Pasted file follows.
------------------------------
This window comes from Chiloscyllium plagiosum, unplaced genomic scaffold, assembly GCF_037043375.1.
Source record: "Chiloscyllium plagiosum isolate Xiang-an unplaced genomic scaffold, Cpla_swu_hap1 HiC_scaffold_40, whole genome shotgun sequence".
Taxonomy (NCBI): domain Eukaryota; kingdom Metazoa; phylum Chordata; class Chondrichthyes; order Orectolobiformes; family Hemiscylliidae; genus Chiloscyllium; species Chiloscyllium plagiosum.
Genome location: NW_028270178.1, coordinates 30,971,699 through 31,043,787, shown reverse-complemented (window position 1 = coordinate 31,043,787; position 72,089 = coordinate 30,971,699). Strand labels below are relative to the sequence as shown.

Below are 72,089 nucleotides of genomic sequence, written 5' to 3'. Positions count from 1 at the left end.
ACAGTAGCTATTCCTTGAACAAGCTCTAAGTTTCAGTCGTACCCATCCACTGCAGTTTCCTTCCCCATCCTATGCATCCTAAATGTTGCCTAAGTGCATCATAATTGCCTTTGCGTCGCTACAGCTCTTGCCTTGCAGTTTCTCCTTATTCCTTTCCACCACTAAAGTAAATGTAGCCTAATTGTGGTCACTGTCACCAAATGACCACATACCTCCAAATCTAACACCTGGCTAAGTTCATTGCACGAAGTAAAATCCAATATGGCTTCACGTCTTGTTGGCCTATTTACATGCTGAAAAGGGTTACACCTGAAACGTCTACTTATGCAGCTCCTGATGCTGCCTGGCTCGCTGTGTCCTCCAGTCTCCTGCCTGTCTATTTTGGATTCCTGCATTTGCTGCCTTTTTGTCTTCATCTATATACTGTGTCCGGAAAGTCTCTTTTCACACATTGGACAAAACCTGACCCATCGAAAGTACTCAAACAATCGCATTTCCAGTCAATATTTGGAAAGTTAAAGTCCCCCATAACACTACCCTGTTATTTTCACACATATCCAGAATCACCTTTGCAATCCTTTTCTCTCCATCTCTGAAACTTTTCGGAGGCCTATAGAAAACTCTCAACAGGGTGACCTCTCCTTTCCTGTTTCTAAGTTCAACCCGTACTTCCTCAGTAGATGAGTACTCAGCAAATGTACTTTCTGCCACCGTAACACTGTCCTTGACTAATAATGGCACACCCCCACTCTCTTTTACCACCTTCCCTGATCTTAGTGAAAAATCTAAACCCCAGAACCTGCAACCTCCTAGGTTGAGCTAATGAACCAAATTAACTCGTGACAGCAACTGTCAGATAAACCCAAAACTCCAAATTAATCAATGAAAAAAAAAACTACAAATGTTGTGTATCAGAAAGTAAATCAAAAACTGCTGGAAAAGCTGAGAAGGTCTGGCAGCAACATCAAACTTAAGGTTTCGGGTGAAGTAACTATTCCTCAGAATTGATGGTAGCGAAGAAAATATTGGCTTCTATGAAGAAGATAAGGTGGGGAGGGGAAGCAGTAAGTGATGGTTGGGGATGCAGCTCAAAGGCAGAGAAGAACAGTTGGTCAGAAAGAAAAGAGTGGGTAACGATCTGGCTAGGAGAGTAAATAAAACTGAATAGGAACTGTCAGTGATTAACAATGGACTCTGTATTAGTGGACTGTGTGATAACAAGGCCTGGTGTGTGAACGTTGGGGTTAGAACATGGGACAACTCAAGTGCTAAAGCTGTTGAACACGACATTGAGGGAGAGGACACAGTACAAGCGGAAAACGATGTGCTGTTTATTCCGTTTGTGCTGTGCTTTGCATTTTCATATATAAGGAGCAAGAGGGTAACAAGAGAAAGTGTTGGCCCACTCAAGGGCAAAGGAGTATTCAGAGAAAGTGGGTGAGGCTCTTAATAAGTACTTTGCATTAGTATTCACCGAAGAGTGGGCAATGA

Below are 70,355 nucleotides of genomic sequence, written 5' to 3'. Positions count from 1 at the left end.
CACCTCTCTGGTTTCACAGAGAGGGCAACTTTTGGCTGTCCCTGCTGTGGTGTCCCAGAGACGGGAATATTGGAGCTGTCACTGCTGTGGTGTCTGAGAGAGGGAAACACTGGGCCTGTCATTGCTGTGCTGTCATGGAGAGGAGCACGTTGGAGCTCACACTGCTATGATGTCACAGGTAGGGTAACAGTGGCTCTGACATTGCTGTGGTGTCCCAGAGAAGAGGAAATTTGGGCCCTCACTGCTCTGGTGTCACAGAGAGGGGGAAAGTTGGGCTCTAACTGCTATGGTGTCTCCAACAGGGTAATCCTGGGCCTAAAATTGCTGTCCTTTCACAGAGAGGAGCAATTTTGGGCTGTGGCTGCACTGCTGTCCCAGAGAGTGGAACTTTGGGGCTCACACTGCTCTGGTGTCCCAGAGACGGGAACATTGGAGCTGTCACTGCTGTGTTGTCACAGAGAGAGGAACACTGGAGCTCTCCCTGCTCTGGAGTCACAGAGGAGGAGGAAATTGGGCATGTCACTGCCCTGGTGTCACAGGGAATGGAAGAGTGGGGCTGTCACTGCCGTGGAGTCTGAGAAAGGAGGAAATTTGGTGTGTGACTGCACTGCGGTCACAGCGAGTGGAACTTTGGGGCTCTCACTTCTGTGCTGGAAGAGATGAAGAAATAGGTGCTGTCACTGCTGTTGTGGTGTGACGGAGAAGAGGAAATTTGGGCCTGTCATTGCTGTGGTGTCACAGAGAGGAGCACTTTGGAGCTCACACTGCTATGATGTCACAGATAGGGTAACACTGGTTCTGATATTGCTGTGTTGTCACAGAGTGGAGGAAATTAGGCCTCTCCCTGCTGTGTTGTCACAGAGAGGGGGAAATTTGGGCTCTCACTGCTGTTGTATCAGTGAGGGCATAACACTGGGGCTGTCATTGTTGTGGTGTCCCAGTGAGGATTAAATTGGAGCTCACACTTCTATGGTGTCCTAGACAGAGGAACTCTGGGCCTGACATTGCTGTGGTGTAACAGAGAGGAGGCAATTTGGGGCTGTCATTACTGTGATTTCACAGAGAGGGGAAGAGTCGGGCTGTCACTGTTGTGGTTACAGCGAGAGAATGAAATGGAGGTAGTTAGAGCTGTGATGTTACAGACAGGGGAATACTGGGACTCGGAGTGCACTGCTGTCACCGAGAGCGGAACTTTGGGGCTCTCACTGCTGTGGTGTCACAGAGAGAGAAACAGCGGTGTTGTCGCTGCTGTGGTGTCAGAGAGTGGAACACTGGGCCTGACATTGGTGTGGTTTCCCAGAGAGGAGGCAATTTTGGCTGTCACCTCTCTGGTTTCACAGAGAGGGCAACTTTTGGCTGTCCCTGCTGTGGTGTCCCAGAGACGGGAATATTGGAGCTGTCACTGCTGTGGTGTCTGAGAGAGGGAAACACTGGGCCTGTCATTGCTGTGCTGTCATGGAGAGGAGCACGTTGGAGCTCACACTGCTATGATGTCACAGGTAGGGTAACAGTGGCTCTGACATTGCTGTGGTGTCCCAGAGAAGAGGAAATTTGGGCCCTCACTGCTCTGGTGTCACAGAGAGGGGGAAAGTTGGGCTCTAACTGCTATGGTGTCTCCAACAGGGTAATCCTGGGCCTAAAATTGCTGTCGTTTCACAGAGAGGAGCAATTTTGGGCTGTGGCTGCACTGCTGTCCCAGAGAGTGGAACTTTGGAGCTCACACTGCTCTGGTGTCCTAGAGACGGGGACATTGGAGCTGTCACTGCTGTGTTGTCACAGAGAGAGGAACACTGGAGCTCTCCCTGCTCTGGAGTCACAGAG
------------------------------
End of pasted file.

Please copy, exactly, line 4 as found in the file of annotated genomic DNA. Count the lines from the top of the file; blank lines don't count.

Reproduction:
Genome location: NW_028270178.1, coordinates 30,971,699 through 31,043,787, shown reverse-complemented (window position 1 = coordinate 31,043,787; position 72,089 = coordinate 30,971,699). Strand labels below are relative to the sequence as shown.